Sirolimus has been used successfully to treat lymphangitic diseases such as kaposiform lymphangiomatosis, lymphatic malformation, diffuse lymphangiomatosis, and GSD. The risk of intraoperative chyle drainage poses a risk for increased complications and difficulty with surgical dissection. Postoperative drainage poses a risk for wound complications and the development of chylothorax.

Diseases involving angiogenesis and lymphangiogenesis are marked by increased activation of the phosphatidylinositol 3-kinase (PI3K)/Akt pathway and subsequent enhanced expression of vascular endothelial growth factor. This pathway is critical to cell growth and survival. Inappropriate activation has been shown to result in tissue overgrowth in association with vascular anomalies. Sirolimus can halt bone loss and control the underlying disease in patients with GSD. Clinical trials of sirolimus in patients with tuberous sclerosis or lymphangioleiomyomatosis involving the PI3K/AKT pathway have been promising. One phase-II clinical trial of sirolimus in 61 patients with lymphatic malformations and vascular anomalies included 3 patients with GSD; 53 of 57 patients (including the 3 patients with GSD) who were eligible for evaluation had a response to therapy within 6 courses of treatment. Adverse effects of sirolimus therapy in these patients included mouth and lip ulcers, diarrhea, abdominal pain, nausea, sore throat, headache, dizziness, elevated cholesterol, and leg swelling.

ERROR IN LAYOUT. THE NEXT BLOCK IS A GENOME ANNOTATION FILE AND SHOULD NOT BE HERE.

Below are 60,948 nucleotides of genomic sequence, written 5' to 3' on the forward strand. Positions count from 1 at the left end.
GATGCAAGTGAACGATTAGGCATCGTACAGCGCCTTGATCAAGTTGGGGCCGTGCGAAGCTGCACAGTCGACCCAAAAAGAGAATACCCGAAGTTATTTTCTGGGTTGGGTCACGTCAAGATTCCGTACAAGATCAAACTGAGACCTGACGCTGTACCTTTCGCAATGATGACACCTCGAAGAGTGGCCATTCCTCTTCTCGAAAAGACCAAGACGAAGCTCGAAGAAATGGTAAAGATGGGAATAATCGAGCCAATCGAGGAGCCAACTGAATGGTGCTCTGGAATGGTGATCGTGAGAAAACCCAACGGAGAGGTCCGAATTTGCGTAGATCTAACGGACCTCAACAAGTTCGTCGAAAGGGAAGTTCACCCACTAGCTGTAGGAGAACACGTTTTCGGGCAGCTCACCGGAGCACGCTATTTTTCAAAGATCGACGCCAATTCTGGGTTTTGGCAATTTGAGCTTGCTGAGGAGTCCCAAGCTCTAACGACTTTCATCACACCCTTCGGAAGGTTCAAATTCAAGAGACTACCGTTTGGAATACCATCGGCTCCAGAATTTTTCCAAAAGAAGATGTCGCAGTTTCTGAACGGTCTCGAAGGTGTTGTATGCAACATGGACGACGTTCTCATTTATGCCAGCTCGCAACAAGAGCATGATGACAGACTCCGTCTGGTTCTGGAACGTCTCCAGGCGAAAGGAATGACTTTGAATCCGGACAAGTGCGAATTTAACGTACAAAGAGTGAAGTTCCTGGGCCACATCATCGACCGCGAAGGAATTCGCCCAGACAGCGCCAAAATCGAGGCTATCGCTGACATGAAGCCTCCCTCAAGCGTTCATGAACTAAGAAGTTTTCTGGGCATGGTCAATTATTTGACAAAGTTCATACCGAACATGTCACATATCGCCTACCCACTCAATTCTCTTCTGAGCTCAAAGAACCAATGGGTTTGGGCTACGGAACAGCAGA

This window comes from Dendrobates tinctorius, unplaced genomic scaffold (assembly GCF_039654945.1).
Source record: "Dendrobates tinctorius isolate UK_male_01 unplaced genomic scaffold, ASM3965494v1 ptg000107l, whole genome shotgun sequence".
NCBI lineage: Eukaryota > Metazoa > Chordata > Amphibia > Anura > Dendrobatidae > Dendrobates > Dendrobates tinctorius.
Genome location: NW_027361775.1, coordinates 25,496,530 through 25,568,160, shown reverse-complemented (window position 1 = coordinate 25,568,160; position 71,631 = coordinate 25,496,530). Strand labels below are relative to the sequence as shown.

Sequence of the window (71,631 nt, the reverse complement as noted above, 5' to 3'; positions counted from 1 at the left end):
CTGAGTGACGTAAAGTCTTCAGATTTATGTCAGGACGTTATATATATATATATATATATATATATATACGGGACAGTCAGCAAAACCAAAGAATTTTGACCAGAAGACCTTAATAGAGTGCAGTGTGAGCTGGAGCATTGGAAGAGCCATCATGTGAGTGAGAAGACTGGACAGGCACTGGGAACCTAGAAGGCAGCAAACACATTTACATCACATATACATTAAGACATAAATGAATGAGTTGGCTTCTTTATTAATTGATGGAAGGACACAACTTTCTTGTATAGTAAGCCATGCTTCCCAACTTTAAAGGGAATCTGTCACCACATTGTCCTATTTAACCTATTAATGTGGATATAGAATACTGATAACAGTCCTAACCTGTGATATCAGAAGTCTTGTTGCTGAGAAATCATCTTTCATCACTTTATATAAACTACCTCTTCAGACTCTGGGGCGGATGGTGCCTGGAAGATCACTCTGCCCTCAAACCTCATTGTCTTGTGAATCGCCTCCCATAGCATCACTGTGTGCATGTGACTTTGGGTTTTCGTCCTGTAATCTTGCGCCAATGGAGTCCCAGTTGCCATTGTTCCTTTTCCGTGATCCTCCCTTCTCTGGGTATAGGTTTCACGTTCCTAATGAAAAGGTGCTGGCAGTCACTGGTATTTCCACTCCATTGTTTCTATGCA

In summary, given the high morbidity in GSD with spinal involvement, combined medical and surgical therapy was recommended for our patient. Medical management with sirolimus allows for the potential to control lymphatic lesions prior to surgical intervention and stabilization. Complementary postoperative bisphosphonate therapy was used in conjunction with sirolimus therapy to help decrease bone loss. Control of the lesions also offers the theoretical benefit of reducing the resorption of grafted bone, allowing for fusion and integration. While the necessary length of medical therapy is unclear in patients with GSD, this case demonstrates a rapid response to sirolimus therapy within 7 weeks of surgery.

Reference: Mo AZ, Trenor CC, Hedequist DJ. Sirolimus therapy as perioperative treatment of Gorham-Stout disease in the thoracic spine. A case report. JBJS Case Connect. 2018 Sep;8(3):e70


What is the diagnosis?

Multifocal hemangiomatosis

62

Angiosarcoma

21
 

Gorham-Stout disease

78

Aneurysmal bone cyst

29

Telangiectatic osteosarcoma

32